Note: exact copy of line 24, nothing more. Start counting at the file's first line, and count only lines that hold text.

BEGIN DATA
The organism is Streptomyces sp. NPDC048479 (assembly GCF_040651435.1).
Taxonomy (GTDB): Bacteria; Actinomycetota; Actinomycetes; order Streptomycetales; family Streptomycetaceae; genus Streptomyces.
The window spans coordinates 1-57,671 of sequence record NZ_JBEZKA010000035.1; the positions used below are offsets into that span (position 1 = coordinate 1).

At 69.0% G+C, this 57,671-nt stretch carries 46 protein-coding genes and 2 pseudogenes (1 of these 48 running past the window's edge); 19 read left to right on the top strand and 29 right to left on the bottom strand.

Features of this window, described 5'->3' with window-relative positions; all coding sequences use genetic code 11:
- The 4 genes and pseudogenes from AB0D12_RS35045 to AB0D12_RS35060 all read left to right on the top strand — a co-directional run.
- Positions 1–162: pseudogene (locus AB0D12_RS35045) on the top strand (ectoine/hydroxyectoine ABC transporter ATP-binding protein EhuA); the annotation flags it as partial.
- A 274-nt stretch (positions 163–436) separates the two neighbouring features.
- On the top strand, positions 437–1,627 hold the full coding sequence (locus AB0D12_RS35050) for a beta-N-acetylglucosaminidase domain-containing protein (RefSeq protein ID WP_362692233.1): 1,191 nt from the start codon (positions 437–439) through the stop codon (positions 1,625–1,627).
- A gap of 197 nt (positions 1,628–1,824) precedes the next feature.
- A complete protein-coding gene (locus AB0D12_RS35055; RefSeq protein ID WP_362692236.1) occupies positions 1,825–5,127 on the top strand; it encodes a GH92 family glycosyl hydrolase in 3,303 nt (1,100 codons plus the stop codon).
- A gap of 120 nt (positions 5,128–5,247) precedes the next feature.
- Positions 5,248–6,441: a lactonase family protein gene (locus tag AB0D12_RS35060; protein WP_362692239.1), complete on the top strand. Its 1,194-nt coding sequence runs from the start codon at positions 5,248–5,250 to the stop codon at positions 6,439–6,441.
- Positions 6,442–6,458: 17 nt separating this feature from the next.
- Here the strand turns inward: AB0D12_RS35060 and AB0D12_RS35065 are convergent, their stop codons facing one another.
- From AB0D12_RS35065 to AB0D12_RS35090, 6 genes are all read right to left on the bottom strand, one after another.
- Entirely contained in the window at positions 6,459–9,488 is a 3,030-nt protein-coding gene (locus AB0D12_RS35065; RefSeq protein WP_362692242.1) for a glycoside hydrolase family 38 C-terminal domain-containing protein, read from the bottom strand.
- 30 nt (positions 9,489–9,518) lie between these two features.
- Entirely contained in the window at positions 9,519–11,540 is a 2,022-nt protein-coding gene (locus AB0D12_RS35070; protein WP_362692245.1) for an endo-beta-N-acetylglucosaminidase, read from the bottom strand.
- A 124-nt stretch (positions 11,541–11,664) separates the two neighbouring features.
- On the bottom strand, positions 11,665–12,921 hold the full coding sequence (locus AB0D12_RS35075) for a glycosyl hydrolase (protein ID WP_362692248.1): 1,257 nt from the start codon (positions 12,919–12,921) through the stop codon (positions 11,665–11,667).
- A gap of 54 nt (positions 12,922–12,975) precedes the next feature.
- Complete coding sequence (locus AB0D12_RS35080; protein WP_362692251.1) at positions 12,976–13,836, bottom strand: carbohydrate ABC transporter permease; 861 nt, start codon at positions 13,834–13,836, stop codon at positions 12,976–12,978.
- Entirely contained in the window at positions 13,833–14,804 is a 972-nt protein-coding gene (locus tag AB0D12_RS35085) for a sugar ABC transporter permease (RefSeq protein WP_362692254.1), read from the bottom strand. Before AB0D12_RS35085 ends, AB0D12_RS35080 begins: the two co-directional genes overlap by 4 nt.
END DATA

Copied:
- Entirely contained in the window at positions 13,833–14,804 is a 972-nt protein-coding gene (locus tag AB0D12_RS35085) for a sugar ABC transporter permease (RefSeq protein WP_362692254.1), read from the bottom strand. Before AB0D12_RS35085 ends, AB0D12_RS35080 begins: the two co-directional genes overlap by 4 nt.